September 15 – October 15, 2023

This month-long national celebration honors the history, culture, and influence of past generations who came from Spain, Mexico, the Caribbean and Central and South America.

For a complete list of all Hispanic Heritage Month events happening
at HPL’s sites, please click here.

The observance started in 1968 under President Lyndon Johnson’s administration as a one-week celebration called Hispanic Heritage Week. Years later, President Ronald Reagan proposed extending this celebration into a month-long event. It was enacted into law on August 17, 1988, officially designating the 30-day period starting on September 15 as National Hispanic Heritage Month.

The celebration starts mid-September because September 15 marks the independence anniversary of five countries: Costa Rica, Nicaragua, El Salvador, Honduras, and Guatemala. It is followed by Mexico’s Independence Day on Sepember 16 and Chile’s on September 18. Another important date that falls within this 30-day period is Día de la Raza, or Columbus Day, which is celebrated on October 12.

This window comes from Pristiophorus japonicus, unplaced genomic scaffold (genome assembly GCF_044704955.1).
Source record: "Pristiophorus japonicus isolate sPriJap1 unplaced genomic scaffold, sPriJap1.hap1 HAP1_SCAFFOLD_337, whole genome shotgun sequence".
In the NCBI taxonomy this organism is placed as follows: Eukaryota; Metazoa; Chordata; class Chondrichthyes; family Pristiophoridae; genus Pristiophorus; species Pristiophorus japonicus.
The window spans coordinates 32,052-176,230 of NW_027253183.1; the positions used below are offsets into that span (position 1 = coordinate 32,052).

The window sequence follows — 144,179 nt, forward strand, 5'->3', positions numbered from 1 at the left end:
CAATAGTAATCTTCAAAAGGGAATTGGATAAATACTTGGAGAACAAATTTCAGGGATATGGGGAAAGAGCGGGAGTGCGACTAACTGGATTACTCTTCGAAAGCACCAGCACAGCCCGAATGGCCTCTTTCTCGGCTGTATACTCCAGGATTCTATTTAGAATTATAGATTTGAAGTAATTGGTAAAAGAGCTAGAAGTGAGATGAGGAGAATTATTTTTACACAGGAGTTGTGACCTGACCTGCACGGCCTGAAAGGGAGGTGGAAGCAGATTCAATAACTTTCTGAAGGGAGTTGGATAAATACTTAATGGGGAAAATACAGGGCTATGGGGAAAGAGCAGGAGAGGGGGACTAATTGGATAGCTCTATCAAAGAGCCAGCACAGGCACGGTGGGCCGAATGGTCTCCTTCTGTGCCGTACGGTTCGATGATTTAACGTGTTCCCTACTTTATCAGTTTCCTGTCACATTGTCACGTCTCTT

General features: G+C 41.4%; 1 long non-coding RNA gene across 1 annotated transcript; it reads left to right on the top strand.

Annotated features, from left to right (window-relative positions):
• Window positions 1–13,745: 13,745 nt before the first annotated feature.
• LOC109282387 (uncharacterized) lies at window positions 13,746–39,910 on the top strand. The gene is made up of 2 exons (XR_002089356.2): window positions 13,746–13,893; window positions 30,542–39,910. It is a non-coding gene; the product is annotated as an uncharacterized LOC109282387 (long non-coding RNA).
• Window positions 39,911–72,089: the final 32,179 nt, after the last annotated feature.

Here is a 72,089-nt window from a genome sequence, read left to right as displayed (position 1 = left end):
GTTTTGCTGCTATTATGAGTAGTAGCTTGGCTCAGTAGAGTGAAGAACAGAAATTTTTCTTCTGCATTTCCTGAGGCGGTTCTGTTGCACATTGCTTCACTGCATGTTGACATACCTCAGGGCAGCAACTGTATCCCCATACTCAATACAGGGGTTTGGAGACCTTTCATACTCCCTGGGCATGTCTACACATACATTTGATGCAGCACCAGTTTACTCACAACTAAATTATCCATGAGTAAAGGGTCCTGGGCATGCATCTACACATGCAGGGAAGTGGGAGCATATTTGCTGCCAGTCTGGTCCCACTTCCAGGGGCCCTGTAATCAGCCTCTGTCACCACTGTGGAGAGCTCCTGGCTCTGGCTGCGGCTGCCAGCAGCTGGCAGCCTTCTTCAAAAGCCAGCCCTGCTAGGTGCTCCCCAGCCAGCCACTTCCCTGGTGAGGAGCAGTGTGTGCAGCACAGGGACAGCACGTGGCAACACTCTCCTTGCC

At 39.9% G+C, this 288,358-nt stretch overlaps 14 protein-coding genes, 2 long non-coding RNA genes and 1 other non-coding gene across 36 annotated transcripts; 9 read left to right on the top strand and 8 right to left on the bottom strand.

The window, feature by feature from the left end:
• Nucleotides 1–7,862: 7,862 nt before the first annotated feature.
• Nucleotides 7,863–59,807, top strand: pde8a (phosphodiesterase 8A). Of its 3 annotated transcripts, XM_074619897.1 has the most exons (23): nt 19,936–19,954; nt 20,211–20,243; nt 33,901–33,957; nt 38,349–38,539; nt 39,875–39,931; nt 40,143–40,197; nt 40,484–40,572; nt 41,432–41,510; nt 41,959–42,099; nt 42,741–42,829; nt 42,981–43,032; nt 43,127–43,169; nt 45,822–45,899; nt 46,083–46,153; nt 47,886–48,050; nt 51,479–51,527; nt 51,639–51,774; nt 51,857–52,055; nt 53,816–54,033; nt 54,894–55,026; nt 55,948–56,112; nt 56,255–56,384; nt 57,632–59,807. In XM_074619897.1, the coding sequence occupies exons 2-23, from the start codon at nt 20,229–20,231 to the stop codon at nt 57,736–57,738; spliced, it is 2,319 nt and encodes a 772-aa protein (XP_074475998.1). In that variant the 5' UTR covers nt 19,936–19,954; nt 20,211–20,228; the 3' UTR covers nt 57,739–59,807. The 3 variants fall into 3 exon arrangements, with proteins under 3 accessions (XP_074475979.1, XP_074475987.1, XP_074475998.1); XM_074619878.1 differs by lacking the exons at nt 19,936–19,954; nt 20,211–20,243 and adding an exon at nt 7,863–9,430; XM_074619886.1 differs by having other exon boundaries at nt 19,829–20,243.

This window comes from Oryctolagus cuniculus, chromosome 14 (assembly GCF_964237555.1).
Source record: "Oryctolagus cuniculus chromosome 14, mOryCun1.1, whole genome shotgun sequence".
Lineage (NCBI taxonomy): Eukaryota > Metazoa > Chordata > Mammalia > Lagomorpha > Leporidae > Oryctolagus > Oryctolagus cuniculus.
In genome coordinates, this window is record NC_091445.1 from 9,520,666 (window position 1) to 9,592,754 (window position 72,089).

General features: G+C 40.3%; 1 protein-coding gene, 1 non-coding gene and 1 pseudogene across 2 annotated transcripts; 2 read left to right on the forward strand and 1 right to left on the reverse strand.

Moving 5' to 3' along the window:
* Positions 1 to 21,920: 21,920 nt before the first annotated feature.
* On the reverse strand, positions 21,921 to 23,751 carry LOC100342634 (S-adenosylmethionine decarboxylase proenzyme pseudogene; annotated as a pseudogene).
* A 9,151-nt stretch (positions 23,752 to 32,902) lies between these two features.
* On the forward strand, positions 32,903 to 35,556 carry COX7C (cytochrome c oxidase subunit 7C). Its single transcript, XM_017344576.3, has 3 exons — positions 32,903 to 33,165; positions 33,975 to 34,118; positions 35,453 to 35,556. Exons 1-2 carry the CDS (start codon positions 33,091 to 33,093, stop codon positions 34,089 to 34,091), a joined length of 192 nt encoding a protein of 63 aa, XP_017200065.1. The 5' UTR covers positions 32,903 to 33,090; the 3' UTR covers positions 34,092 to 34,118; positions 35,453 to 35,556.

While many people use Latino(a) and Hispanic interchangeably, these two words mean different things. A Hispanic person is someone who comes from or is a descendant of a Spanish-speaking country. Latino(a) is used when referring to someone who comes from Latin America or is a descendant from any Latin American country. A person can be both Hispanic and Latino(a), but not all Latinos are Hispanic. Brazilians, for example, are Latinos, but their native language is not Spanish. Conversely, not all Hispanics are Latino(a). Spaniards are considered Hispanic, but not Latinos, since they are part of the European Union. 

Hispanic countries are Argentina, Bolivia, Chile, Colombia, Costa Rica, Cuba, Dominican Republic, Ecuador, El Salvador, Equatorial Guinea, Guatemala, Honduras, Mexico, Nicaragua, Panama, Paraguay, Peru, Puerto Rico, Spain, Uruguay, and Venezuela.

Works Cited:

Important Links/Organizations:

Updated 9/5/2023 – AB